U.S. Treasury launches 20-year bond to help finance record borrowingU.S. Treasury launches 20-year bond to help finance record borrowing
FILE PHOTO: U.S. President Trump speaks about small business loans during coronavirus response event at the White House in Washington

WASHINGTON (Reuters) – The U.S. Treasury Department said on Wednesday it will launch a long-planned 20-year bond and increase securities auction sizes across a range of maturities to raise cash to meet record government borrowing needs caused by the novel coronavirus outbreak.

Treasury also made clear it intends to try and move away from its current focus on Treasury bills that have helped raise urgent funds over the past six weeks in favor of spreading debt over a longer maturity structure over the coming quarters.

That said, Treasury noted it would continue to fill some of its financing needs with regular issues of cash management bills. The department has issued more than 30 cash management bills since mid-March, compared with two in February.

“While the initial increases in financing related to the COVID-19 outbreak response were focused on Treasury bills, Treasury expects to begin to shift financing from bills to longer-dated tenors over the coming quarters,” Brian Smith, Treasury’s assistant secretary for federal finance, said in a statement.

“In light of the substantial increase in borrowing needs, Treasury plans to increase its long-term issuance as a prudent means of managing its maturity profile and limiting potential future issuance volatility,” he added.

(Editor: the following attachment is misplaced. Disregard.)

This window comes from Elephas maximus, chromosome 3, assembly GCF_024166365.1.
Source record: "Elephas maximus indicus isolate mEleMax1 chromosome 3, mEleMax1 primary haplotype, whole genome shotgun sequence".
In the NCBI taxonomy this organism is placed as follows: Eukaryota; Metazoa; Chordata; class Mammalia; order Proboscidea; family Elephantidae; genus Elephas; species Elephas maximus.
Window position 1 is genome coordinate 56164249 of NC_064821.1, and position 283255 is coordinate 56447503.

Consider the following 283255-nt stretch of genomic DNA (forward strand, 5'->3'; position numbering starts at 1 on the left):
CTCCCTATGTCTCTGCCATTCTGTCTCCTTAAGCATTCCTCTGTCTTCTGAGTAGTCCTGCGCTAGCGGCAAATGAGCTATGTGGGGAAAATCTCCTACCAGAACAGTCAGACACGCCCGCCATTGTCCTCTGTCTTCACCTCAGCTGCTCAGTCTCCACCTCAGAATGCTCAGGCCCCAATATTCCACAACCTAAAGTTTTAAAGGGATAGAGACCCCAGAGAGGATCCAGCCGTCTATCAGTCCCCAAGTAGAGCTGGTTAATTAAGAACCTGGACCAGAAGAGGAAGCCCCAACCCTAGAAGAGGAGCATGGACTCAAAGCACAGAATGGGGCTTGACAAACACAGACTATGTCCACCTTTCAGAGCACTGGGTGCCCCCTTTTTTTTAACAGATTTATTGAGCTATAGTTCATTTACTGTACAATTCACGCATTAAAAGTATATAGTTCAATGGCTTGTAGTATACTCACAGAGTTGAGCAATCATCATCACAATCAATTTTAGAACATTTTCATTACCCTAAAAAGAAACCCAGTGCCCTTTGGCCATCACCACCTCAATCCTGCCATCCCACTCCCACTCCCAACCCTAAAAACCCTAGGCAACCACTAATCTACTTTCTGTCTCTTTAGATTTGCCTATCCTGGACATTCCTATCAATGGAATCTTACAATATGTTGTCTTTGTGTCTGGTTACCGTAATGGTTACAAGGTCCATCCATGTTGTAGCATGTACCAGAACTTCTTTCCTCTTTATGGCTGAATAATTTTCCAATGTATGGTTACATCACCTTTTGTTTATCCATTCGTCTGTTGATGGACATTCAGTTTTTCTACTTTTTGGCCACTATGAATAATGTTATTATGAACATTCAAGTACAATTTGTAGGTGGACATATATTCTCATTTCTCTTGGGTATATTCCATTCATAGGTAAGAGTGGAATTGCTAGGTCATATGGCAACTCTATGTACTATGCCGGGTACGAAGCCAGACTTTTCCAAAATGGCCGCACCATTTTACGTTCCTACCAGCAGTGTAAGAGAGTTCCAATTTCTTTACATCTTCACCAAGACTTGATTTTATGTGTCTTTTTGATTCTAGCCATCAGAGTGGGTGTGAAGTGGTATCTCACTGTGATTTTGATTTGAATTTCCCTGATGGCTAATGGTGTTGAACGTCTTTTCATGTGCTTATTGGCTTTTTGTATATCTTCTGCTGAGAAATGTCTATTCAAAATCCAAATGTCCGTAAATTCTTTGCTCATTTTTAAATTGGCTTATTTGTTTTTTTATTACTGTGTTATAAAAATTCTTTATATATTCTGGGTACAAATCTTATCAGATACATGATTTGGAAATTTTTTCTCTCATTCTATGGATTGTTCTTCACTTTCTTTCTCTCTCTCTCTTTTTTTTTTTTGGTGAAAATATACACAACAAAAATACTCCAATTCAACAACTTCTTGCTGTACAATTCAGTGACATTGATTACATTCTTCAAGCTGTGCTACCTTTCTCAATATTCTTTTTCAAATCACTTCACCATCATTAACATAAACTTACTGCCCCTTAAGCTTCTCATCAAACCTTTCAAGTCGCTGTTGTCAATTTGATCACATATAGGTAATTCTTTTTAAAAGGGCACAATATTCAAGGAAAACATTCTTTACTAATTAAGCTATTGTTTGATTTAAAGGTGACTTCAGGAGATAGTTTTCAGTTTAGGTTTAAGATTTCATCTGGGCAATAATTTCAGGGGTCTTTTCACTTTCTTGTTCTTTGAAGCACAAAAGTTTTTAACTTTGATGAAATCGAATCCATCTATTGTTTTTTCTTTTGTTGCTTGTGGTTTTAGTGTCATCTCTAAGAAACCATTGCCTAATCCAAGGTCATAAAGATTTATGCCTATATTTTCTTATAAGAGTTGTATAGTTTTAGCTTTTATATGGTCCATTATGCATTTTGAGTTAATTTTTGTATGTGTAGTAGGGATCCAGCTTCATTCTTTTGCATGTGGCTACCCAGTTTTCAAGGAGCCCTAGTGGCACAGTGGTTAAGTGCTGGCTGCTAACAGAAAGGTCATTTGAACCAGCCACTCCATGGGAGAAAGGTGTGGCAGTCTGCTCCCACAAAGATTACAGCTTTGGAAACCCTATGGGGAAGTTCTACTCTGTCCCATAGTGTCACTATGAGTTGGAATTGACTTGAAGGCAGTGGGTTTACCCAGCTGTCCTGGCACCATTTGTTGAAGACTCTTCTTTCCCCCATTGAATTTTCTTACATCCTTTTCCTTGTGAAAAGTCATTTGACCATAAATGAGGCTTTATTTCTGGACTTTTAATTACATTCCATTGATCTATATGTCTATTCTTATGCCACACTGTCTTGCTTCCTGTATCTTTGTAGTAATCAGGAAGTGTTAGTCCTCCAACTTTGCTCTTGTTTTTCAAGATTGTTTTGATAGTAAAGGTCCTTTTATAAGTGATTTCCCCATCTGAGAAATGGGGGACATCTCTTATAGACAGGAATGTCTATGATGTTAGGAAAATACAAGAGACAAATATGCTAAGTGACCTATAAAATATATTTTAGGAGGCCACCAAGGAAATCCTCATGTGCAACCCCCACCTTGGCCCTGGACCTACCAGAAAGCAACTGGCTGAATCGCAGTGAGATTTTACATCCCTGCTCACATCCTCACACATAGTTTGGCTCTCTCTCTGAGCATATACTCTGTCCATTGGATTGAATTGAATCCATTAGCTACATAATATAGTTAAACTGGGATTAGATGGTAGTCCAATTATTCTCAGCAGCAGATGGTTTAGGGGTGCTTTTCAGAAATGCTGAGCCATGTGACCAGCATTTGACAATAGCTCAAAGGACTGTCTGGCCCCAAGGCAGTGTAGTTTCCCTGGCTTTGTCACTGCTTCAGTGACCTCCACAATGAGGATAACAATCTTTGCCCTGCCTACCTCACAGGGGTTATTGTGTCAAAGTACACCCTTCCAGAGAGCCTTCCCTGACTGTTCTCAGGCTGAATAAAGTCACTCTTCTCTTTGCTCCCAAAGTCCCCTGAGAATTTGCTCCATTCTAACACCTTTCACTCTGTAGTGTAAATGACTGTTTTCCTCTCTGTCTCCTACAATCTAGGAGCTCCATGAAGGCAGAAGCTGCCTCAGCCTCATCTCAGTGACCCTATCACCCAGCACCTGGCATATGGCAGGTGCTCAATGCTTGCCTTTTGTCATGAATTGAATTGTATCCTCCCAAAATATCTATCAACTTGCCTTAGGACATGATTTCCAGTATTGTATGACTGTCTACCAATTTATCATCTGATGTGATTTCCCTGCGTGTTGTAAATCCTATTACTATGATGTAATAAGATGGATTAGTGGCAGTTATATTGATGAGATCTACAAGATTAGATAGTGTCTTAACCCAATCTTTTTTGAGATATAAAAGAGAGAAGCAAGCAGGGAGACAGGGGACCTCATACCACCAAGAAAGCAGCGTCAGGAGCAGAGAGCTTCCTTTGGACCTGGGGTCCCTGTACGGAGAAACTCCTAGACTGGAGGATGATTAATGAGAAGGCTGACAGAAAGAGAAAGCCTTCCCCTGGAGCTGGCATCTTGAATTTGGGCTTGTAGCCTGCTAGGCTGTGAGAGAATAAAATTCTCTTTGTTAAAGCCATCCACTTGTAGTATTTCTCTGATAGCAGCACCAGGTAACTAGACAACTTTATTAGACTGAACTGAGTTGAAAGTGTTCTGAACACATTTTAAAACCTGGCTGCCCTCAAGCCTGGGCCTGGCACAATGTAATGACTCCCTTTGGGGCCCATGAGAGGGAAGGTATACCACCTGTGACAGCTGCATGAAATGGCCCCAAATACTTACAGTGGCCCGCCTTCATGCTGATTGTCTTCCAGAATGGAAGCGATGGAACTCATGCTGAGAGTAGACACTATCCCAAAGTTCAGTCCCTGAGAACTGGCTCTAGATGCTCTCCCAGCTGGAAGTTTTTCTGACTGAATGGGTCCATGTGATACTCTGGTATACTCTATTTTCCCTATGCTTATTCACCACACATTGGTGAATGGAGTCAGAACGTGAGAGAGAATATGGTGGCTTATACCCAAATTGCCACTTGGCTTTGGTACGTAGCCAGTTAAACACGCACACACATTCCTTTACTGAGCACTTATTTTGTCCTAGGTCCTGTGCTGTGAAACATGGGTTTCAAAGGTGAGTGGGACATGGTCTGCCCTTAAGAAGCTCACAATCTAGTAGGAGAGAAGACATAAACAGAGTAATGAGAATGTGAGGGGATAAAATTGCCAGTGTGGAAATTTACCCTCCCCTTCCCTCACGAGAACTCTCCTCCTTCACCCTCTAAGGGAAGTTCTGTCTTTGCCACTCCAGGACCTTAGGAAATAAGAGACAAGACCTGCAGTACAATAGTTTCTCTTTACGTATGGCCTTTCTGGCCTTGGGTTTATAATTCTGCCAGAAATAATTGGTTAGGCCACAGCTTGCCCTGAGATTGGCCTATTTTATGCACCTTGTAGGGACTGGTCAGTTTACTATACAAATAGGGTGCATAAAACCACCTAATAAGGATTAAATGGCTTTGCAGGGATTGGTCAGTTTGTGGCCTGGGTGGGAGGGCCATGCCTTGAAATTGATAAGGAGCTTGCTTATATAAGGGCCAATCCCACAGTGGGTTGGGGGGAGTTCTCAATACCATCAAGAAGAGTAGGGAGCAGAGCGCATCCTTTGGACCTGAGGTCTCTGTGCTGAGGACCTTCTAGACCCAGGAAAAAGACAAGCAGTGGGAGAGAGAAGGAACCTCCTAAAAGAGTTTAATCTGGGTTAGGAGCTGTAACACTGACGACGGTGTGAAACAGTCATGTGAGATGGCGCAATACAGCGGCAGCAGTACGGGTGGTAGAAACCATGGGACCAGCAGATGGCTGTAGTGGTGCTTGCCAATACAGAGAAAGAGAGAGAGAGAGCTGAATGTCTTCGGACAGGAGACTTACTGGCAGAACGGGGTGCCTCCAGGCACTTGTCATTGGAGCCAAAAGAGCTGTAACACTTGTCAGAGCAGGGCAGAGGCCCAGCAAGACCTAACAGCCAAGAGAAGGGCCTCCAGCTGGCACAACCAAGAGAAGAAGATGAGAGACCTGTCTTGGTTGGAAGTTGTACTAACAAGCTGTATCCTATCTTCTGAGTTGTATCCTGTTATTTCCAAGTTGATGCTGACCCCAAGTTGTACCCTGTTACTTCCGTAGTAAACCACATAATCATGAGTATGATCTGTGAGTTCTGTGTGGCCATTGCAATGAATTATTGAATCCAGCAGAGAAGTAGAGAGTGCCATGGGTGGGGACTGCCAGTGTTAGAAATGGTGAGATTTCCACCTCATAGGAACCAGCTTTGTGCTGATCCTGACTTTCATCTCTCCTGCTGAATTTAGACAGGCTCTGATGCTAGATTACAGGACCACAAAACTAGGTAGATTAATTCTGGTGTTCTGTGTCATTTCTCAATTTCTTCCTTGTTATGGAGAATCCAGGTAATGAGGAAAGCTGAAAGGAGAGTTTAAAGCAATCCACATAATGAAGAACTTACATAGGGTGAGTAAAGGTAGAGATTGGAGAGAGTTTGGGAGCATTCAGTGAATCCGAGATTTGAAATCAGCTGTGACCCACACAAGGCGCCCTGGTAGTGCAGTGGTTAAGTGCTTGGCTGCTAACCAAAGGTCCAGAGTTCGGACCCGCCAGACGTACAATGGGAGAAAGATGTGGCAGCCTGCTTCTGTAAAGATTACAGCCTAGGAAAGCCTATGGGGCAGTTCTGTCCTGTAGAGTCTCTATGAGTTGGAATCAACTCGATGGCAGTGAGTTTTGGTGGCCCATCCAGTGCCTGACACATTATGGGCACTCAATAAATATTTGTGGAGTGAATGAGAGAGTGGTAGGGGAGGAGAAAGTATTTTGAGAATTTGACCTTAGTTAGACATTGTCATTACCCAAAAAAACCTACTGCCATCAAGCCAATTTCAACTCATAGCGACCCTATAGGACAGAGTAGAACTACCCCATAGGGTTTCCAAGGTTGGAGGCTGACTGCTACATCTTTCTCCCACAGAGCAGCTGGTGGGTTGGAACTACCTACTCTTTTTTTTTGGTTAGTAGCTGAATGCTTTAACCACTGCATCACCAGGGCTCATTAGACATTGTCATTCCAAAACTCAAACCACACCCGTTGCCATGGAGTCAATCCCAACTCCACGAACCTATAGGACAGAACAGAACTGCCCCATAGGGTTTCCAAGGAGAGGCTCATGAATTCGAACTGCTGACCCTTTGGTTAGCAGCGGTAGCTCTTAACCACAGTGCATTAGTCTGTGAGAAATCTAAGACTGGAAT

Following the announcement, yields on the U.S. 30-year bond rose to their highest level since April 14 and yields on the 10-year note also climbed.

In the statement, Treasury said it intends to increase auction sizes across all nominal coupon tenors over the May-to-July period, with the increases larger in the 7-year, 10-year, 20-year and 30-year categories. The largest increase will be on the 10-year note.

It also plans to “modestly” increase auction sizes for floating-rate notes, but keep auction sizes for Treasury Inflation-Protected Securities unchanged.

On Monday, the department said it expects to borrow $2.999 trillion during the April-June quarter, five times larger than the previous single-quarter record set during the 2008 financial crisis.

Congress has appropriated nearly $3 trillion in recent weeks as it seeks to stem the economic harm on businesses and households from widespread business shutdowns implemented to reduce the spread of the coronavirus.

As previously flagged, Treasury will offer a 20-year bond, in an initial offering size of $20 billion, with the first auction taking place on May 20, 2020. The overall offering size over the next three months of $54 billion is more than recommended by the Treasury Borrowing Advisory Committee.

A senior Treasury official told reporters strong demand was anticipated for the 20-year bond, and that the difference was partly due to the committee’s estimate having been formulated before the coronavirus outbreak.

“It’s clear that the Treasury is starting to finance out the debt faster than most people anticipated. Even as people knew that the deficit is going to grow, expectations on the 20-year bond were in the teens to low-teens, but they start with $20 billion,” said Jim Vogel, senior rates strategist at FHN Financial in Memphis, Tennessee.

The department also said it is offering $96 billion of Treasury securities to refund approximately $57 billion of privately-held Treasury notes and bonds maturing on May 15, 2020.

Treasury’s previous record for borrowing for a full fiscal year was $1.8 trillion in 2009.

(Reporting by Lindsay Dunsmuir; Additional reporting by Gertrude Chavez in New York; Editing by Paul Simao)